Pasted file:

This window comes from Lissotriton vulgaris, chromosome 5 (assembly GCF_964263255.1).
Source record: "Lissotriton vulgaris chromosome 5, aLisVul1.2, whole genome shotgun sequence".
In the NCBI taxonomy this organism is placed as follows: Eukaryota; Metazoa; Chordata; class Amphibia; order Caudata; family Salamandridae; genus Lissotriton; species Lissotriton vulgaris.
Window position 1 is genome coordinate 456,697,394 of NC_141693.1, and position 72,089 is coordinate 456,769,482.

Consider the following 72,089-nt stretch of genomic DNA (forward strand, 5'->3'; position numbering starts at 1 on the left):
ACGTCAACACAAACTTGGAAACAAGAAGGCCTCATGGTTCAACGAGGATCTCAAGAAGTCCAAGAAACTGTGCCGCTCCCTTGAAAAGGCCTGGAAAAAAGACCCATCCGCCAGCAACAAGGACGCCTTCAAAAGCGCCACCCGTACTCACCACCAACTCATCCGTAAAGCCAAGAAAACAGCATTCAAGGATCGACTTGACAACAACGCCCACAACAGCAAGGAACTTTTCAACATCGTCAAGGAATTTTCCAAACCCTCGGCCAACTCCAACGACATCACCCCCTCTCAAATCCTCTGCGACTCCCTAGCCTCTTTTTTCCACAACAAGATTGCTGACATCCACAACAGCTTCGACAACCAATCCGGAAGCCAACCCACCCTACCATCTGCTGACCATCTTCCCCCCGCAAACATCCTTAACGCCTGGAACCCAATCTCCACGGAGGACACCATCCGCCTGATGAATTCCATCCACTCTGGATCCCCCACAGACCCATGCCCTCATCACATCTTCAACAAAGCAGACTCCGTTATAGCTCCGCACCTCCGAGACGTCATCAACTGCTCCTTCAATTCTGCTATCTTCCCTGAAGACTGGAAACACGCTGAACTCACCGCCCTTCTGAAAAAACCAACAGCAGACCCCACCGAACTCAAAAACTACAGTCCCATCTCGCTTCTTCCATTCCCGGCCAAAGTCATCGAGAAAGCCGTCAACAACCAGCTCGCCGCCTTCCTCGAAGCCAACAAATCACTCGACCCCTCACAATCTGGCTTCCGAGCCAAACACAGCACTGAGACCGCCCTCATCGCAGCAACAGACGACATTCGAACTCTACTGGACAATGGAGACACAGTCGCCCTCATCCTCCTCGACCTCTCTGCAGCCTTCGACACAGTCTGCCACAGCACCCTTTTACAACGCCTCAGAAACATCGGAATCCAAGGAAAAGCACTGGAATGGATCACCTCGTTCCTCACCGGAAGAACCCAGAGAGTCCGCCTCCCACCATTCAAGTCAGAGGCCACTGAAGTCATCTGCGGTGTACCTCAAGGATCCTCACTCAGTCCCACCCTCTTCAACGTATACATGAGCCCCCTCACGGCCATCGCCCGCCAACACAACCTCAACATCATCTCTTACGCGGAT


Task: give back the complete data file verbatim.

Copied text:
This window comes from Lissotriton vulgaris, chromosome 5 (assembly GCF_964263255.1).
Source record: "Lissotriton vulgaris chromosome 5, aLisVul1.2, whole genome shotgun sequence".
In the NCBI taxonomy this organism is placed as follows: Eukaryota; Metazoa; Chordata; class Amphibia; order Caudata; family Salamandridae; genus Lissotriton; species Lissotriton vulgaris.
Window position 1 is genome coordinate 456,697,394 of NC_141693.1, and position 72,089 is coordinate 456,769,482.

Consider the following 72,089-nt stretch of genomic DNA (forward strand, 5'->3'; position numbering starts at 1 on the left):
ACGTCAACACAAACTTGGAAACAAGAAGGCCTCATGGTTCAACGAGGATCTCAAGAAGTCCAAGAAACTGTGCCGCTCCCTTGAAAAGGCCTGGAAAAAAGACCCATCCGCCAGCAACAAGGACGCCTTCAAAAGCGCCACCCGTACTCACCACCAACTCATCCGTAAAGCCAAGAAAACAGCATTCAAGGATCGACTTGACAACAACGCCCACAACAGCAAGGAACTTTTCAACATCGTCAAGGAATTTTCCAAACCCTCGGCCAACTCCAACGACATCACCCCCTCTCAAATCCTCTGCGACTCCCTAGCCTCTTTTTTCCACAACAAGATTGCTGACATCCACAACAGCTTCGACAACCAATCCGGAAGCCAACCCACCCTACCATCTGCTGACCATCTTCCCCCCGCAAACATCCTTAACGCCTGGAACCCAATCTCCACGGAGGACACCATCCGCCTGATGAATTCCATCCACTCTGGATCCCCCACAGACCCATGCCCTCATCACATCTTCAACAAAGCAGACTCCGTTATAGCTCCGCACCTCCGAGACGTCATCAACTGCTCCTTCAATTCTGCTATCTTCCCTGAAGACTGGAAACACGCTGAACTCACCGCCCTTCTGAAAAAACCAACAGCAGACCCCACCGAACTCAAAAACTACAGTCCCATCTCGCTTCTTCCATTCCCGGCCAAAGTCATCGAGAAAGCCGTCAACAACCAGCTCGCCGCCTTCCTCGAAGCCAACAAATCACTCGACCCCTCACAATCTGGCTTCCGAGCCAAACACAGCACTGAGACCGCCCTCATCGCAGCAACAGACGACATTCGAACTCTACTGGACAATGGAGACACAGTCGCCCTCATCCTCCTCGACCTCTCTGCAGCCTTCGACACAGTCTGCCACAGCACCCTTTTACAACGCCTCAGAAACATCGGAATCCAAGGAAAAGCACTGGAATGGATCACCTCGTTCCTCACCGGAAGAACCCAGAGAGTCCGCCTCCCACCATTCAAGTCAGAGGCCACTGAAGTCATCTGCGGTGTACCTCAAGGATCCTCACTCAGTCCCACCCTCTTCAACGTATACATGAGCCCCCTCACGGCCATCGCCCGCCAACACAACCTCAACATCATCTCTTACGCGGAT